That's all good when you are getting the wickets, but perhaps when the batsmen are settled you need him to do the other, dirty job too. Sanjay Manjrekar made an interesting observation, citing from his playing days both in Test and domestic cricket, about how they used to get batsmen in driving mode by pitching up to them for overs on end and plugging the straight field with mid-off, cover, mid-on and straight midwicket. That's when, with the batsmen used to driving, the variation becomes more effective, especially on a slow and low pitch where the batsman can hang back. India didn't do that.
You also wonder if - when getting up from their final drinks break or at any other point during the match - even for a fleeting moment India thought of what would have been if there had been DRS. This is to not reignite a tired debate that won't go anywhere until the ICC takes ownership of the concept. This is not to highlight that Cook was reprieved when on 41.
This is only to imagine DRS in a purely tactical sense. Forget the tangible results: there have been some plumb lbws off spinners turned down, and two not-outs off quicks given. The absence of DRS has left the umpires more conservative than they have been since the introduction of DRS. That is a big difference between England facing Saeed Ajmal and Abdur Rehman in the UAE and England facing Ojha and Ashwin in India. Pakistan got 22 lbws in that three-match series. Only three of them came through reviews, but it cannot be denied that the umpires felt empowered enough to go with the bowlers on marginal calls.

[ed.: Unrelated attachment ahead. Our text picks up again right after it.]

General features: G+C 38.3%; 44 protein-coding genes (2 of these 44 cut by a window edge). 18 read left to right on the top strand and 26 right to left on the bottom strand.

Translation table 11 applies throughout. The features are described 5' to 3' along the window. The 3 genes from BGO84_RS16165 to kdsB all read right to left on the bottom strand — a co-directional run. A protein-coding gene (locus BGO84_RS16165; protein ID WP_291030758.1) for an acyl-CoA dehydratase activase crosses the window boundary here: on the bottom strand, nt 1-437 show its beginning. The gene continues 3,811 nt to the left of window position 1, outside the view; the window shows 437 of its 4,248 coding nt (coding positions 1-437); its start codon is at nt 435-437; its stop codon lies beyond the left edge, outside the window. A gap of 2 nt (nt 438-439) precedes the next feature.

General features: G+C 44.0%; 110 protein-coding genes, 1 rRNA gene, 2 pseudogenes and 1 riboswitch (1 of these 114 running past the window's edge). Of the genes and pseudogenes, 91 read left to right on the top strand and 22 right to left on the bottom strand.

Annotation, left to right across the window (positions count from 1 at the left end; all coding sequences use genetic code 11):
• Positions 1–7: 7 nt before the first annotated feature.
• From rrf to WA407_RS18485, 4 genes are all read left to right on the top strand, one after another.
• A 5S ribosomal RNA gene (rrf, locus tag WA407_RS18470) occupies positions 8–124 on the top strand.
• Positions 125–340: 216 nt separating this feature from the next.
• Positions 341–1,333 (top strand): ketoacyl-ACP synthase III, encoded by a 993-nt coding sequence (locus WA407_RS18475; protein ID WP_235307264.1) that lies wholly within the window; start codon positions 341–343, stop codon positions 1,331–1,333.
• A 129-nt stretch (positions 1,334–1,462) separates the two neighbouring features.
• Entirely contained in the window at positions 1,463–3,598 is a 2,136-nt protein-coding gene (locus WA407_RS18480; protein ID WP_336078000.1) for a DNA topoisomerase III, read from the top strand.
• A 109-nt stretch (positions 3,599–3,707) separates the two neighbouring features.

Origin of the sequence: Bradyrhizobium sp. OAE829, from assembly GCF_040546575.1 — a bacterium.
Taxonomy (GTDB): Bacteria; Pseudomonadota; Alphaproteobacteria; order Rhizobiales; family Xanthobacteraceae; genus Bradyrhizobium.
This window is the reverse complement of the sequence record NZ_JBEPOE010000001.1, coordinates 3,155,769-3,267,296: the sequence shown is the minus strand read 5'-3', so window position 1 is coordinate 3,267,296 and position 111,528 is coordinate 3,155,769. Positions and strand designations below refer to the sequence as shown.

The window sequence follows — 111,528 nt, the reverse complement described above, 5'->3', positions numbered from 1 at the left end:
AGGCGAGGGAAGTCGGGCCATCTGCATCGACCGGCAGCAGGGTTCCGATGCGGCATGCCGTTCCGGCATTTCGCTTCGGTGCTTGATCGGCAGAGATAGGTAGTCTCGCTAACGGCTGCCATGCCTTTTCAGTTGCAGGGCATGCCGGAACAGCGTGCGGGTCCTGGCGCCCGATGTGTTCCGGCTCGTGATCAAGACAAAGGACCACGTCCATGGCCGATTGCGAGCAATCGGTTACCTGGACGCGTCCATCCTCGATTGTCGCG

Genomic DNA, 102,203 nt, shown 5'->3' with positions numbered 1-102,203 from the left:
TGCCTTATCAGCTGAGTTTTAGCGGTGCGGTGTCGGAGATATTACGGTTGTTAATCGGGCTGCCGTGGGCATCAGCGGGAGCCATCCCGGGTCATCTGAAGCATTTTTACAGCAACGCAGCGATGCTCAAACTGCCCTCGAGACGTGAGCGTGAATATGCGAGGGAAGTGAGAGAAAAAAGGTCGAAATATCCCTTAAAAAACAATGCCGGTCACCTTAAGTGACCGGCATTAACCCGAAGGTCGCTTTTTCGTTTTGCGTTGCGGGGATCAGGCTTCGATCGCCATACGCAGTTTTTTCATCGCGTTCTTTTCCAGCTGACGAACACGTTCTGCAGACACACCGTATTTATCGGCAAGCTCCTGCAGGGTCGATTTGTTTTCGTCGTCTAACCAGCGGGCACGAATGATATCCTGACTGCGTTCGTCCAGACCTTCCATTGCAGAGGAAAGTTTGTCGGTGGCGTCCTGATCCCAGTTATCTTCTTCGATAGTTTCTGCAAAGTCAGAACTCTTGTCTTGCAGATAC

It is out of question that India would have gone for DRS just for this tactical use. Nor will they be regretting it, but its absence has levelled the playing field a little.
Sidharth Monga is an assistant editor at ESPNcricinfoFeeds: Sidharth Monga
© ESPN Sports Media Ltd.
|Comments have now been closed for this article
The serene team culture cultivated by Misbah and his men shouldn't be allowed to be disrupted by a player with a tainted past
An early start to the international season, coupled with costly tickets, have kept the Australian public away from the cricket
Mahela Jayawardene reflects on his Test career, and the need to bridge the gap between international and club cricket in Sri Lanka
In 2011, MS Dhoni helped end a 28-year wait for India and gifted Sachin Tendulkar something he had craved throughout his career - to be called a World Cup champion
Coloured clothes, black sightscreens, two white balls: the game of cricket looked so different in 1992. But writing about it now seems more fun than watching it then
The sickening blow that struck Phillip Hughes is a reminder of the ever-present dangers associated with facing fast bowlers, even while wearing a helmet
Never mind cricket's absence from free-to-air TV - changes in social attitudes, the demands of work, and an individualistic age are all contributing to a decline in participation